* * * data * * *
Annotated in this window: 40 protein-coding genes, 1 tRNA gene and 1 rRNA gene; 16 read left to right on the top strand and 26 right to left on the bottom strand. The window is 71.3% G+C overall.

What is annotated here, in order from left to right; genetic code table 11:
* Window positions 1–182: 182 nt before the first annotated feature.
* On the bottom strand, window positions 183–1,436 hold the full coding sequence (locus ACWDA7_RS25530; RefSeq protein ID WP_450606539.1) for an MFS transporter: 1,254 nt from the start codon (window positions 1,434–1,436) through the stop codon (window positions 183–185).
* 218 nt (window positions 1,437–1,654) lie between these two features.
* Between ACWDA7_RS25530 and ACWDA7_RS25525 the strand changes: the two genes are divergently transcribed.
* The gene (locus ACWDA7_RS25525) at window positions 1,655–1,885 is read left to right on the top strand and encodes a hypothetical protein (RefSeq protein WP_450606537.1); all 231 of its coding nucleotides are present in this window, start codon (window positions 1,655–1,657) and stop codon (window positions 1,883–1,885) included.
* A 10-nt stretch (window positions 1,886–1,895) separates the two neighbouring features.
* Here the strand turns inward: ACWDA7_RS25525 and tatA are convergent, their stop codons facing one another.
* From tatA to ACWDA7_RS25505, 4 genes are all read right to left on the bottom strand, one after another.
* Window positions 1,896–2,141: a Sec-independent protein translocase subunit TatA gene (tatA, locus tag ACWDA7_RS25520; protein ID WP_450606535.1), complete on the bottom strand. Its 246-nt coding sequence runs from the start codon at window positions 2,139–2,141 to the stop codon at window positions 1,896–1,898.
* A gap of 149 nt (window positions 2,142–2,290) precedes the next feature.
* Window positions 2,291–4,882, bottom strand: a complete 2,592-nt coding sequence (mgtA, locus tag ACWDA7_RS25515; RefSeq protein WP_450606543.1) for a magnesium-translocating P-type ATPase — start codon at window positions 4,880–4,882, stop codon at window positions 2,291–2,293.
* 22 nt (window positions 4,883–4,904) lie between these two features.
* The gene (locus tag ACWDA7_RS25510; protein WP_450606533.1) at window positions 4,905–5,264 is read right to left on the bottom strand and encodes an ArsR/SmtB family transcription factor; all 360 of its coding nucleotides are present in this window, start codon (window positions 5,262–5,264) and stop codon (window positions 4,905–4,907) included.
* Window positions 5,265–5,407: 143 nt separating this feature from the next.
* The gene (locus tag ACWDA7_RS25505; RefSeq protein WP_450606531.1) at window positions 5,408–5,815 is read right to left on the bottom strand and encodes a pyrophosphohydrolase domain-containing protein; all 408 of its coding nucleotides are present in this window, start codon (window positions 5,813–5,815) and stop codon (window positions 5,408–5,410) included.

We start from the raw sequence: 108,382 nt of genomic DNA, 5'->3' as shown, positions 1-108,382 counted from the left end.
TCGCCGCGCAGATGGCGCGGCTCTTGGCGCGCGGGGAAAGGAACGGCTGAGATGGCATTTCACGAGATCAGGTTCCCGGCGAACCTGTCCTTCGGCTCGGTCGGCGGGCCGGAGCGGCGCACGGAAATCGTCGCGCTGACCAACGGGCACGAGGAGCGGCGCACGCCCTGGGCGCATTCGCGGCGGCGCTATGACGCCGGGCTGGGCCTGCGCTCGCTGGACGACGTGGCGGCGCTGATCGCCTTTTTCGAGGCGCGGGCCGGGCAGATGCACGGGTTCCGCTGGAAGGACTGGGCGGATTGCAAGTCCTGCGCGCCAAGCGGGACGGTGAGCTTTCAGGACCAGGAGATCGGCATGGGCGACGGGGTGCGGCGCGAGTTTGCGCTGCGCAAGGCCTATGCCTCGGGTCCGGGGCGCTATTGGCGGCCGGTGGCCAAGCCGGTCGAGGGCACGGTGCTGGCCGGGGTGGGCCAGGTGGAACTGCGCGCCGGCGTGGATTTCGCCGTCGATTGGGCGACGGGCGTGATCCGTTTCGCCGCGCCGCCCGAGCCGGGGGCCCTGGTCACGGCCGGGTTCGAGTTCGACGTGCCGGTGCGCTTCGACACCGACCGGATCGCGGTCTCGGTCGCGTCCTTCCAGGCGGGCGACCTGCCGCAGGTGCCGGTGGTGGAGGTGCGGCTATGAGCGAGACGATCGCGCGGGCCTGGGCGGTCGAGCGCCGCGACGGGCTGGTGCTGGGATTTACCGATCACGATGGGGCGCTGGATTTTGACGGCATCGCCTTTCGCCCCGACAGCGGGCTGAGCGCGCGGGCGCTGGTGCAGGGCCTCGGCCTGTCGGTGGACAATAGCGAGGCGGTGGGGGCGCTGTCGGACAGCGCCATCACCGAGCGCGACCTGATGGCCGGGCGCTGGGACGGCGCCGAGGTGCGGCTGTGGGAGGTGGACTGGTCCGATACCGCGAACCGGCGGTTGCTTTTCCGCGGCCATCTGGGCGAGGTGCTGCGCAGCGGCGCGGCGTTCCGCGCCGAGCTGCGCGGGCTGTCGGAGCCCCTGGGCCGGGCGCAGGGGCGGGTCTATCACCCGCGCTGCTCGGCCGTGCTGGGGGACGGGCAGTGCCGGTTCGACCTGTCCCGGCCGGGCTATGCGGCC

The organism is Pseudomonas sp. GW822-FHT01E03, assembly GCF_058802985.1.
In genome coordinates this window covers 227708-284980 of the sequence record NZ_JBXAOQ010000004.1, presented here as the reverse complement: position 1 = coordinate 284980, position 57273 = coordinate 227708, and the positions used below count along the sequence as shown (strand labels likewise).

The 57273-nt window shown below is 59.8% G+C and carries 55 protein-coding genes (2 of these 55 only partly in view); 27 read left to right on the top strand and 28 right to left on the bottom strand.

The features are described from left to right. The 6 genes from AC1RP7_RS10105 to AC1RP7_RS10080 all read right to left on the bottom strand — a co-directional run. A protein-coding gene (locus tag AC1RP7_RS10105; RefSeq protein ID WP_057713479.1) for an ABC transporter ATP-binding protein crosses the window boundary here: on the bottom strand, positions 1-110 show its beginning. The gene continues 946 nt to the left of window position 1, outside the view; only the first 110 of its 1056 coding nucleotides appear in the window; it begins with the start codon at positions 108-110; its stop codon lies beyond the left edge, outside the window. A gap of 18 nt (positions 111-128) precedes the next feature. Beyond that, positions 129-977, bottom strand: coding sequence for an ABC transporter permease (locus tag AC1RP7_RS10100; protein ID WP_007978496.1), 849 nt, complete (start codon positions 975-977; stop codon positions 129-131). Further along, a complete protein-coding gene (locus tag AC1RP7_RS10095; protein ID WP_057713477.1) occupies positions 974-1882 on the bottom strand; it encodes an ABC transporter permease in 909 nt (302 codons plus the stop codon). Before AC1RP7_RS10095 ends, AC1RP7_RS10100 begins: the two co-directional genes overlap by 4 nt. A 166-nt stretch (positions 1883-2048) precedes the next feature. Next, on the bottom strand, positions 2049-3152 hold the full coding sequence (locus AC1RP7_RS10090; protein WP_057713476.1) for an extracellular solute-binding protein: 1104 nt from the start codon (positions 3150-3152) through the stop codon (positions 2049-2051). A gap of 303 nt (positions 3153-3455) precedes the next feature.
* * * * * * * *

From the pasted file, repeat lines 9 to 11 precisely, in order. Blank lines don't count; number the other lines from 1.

* Here the strand turns inward: ACWDA7_RS25525 and tatA are convergent, their stop codons facing one another.
* From tatA to ACWDA7_RS25505, 4 genes are all read right to left on the bottom strand, one after another.
* Window positions 1,896–2,141: a Sec-independent protein translocase subunit TatA gene (tatA, locus tag ACWDA7_RS25520; protein ID WP_450606535.1), complete on the bottom strand. Its 246-nt coding sequence runs from the start codon at window positions 2,139–2,141 to the stop codon at window positions 1,896–1,898.